Basically for a strike to be fast it simply needs efficient motion. This means it must have three elements:
Must come from point of origin
Must be economical
Must be non-telegraphic
Umberto Salvagnin, Flickr. Some rights reserved.
The strike coming from point of origin simply means the hand or foot moves from where it already is; if the hand is up, you strike down, as an example. To go out of the way to deliver the strike would not only make it slower and use up more energy, but it would also make it telegraphic, meaning it can easily be seen and detected. This is jokingly referred to sometimes as the “John Wayne” punch, meaning that the person draws the fist back before delivering the punch. Such attacks take longer and can be seen coming, giving the opponent time to defend.
The strikes must also be economical which means your delivery uses as little movement as possible or only enough motion as is necessary but the impact is still effective; remember though, it bears repeating, that the strike must still be effective. If it has no travel or the path is an incorrect angle and line of entry, it can be fast but lose all of its power and effectiveness. In other words, the strike must first have a path that ensures the weapon hits the target square and does not glance off and must build adequate momentum to have an effect on the opponent. Taps won’t do, you want to hit hard.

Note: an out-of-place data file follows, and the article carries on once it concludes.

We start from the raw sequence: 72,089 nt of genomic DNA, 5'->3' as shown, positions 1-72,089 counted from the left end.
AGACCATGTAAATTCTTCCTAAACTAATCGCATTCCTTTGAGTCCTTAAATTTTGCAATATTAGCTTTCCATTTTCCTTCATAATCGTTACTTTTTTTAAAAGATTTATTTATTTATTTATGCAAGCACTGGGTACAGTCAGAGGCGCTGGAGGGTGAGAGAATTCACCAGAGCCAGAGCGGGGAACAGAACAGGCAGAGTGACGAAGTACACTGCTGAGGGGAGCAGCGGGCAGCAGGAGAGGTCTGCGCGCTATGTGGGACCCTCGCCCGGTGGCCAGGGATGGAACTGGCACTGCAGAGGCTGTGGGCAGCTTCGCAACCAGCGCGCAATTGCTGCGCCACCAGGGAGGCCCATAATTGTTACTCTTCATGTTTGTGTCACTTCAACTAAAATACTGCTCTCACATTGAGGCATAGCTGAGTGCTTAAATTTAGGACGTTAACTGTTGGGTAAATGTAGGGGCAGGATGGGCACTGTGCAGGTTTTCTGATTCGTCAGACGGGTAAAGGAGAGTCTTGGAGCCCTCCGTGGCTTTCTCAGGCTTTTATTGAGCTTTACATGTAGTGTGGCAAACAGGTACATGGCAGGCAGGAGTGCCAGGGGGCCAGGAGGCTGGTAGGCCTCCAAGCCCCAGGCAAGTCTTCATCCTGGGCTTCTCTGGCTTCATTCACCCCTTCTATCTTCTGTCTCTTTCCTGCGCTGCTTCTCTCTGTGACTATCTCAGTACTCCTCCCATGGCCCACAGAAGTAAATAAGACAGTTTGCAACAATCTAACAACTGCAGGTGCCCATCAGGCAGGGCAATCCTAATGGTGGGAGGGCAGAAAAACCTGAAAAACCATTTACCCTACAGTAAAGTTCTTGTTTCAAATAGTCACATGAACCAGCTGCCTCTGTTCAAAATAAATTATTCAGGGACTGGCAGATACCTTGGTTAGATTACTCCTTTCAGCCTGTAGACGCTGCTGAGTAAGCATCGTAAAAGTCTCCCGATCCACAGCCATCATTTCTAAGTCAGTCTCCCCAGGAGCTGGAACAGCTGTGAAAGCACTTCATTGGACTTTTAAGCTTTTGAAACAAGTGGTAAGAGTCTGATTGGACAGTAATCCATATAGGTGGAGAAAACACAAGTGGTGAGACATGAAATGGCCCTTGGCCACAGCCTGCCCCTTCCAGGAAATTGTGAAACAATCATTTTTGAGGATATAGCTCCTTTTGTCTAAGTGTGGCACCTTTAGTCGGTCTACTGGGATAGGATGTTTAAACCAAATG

I’ve already alluded to telegraphic strikes. These are strikes that can be detected by the opponent because there is “wind up” of some sort; drawing back or issuing some other movement that signals to your opponent that you are about to hit him and how you are trying to hit him.
By Jane Davees (Own work) [CC BY 3.0 (http://creativecommons.org/licenses/by/3.0)], via Wikimedia Commons
While energy and muscles have something to do with speed, the underlying thing that makes you fast are principles of correct motion.
In 1981, at the age of 11, I began training in Goju Ryu Karate at a local community center on the Central Coast of California. I trained there for about a year. In 1984, my family moved to Northern California, where I began training in Kenpo Karate under Professor Charles “Chuck” Epperson. I trained at Professor Epperson’s dojo for about a year. I left the dojo, but returned in 1994. I earned ranks up through second-degree black belt under Chuck Epperson. I tested for brown and black belts in front of Master Richard “Huk” Planas, first-generation Ed Parker Kenpo black belt. I taught classes at Professor Epperson’s dojo from 1998 to 2002. I have also taught private lessons for friends and family. I have training in Doce Pares Eskrima under Charles Epperson and have attended seminars by Master Anthony Kleeman and Grandmaster Cacoy Canete. I have also trained in DeCuerdas Eskrima under Professor James Muro. In addition to my martial arts training, I have a Bachelor of Arts degree in Political Science, have worked in the Human Services field since 1996, and currently spend most of my time writing web articles.